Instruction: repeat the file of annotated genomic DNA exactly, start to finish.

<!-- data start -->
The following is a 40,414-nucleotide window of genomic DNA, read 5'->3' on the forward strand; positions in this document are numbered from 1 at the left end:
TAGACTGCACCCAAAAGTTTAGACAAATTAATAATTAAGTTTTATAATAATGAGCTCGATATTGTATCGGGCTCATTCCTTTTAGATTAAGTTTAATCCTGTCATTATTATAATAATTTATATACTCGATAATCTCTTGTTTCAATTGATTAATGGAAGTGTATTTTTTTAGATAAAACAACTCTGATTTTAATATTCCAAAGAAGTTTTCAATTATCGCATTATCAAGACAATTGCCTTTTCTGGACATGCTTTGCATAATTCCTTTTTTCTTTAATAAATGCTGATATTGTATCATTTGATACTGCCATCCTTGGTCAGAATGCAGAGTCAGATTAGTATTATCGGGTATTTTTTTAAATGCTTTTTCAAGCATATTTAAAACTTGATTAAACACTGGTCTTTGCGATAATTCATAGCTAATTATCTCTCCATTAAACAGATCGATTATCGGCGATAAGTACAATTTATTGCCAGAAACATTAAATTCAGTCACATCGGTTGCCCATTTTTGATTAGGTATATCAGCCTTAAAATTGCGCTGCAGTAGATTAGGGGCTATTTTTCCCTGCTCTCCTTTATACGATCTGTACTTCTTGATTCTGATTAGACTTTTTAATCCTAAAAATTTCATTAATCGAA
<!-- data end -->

The following is a 40,414-nucleotide window of genomic DNA, read 5'->3' on the forward strand; positions in this document are numbered from 1 at the left end:
TAGACTGCACCCAAAAGTTTAGACAAATTAATAATTAAGTTTTATAATAATGAGCTCGATATTGTATCGGGCTCATTCCTTTTAGATTAAGTTTAATCCTGTCATTATTATAATAATTTATATACTCGATAATCTCTTGTTTCAATTGATTAATGGAAGTGTATTTTTTTAGATAAAACAACTCTGATTTTAATATTCCAAAGAAGTTTTCAATTATCGCATTATCAAGACAATTGCCTTTTCTGGACATGCTTTGCATAATTCCTTTTTTCTTTAATAAATGCTGATATTGTATCATTTGATACTGCCATCCTTGGTCAGAATGCAGAGTCAGATTAGTATTATCGGGTATTTTTTTAAATGCTTTTTCAAGCATATTTAAAACTTGATTAAACACTGGTCTTTGCGATAATTCATAGCTAATTATCTCTCCATTAAACAGATCGATTATCGGCGATAAGTACAATTTATTGCCAGAAACATTAAATTCAGTCACATCGGTTGCCCATTTTTGATTAGGTATATCAGCCTTAAAATTGCGCTGCAGTAGATTAGGGGCTATTTTTCCCTGCTCTCCTTTATACGATCTGTACTTCTTGATTCTGATTAGACTTTTTAATCCTAAAAATTTCATTAATCGAA